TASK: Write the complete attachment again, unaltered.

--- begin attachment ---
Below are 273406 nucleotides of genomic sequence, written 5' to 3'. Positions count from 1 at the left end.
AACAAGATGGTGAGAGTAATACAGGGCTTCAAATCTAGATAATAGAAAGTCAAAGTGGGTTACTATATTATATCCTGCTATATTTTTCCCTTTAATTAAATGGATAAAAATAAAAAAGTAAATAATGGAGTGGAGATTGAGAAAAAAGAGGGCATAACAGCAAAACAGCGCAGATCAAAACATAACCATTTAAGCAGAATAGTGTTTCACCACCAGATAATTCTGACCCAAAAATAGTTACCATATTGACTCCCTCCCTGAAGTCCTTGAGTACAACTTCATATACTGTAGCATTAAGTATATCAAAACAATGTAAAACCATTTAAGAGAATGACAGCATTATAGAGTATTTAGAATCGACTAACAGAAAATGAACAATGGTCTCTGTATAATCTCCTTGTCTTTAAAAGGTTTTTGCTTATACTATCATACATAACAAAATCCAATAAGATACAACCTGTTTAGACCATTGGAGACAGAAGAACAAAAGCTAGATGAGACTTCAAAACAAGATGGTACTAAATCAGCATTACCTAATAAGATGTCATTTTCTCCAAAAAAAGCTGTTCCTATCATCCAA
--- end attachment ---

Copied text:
Below are 273406 nucleotides of genomic sequence, written 5' to 3'. Positions count from 1 at the left end.
AACAAGATGGTGAGAGTAATACAGGGCTTCAAATCTAGATAATAGAAAGTCAAAGTGGGTTACTATATTATATCCTGCTATATTTTTCCCTTTAATTAAATGGATAAAAATAAAAAAGTAAATAATGGAGTGGAGATTGAGAAAAAAGAGGGCATAACAGCAAAACAGCGCAGATCAAAACATAACCATTTAAGCAGAATAGTGTTTCACCACCAGATAATTCTGACCCAAAAATAGTTACCATATTGACTCCCTCCCTGAAGTCCTTGAGTACAACTTCATATACTGTAGCATTAAGTATATCAAAACAATGTAAAACCATTTAAGAGAATGACAGCATTATAGAGTATTTAGAATCGACTAACAGAAAATGAACAATGGTCTCTGTATAATCTCCTTGTCTTTAAAAGGTTTTTGCTTATACTATCATACATAACAAAATCCAATAAGATACAACCTGTTTAGACCATTGGAGACAGAAGAACAAAAGCTAGATGAGACTTCAAAACAAGATGGTACTAAATCAGCATTACCTAATAAGATGTCATTTTCTCCAAAAAAAGCTGTTCCTATCATCCAA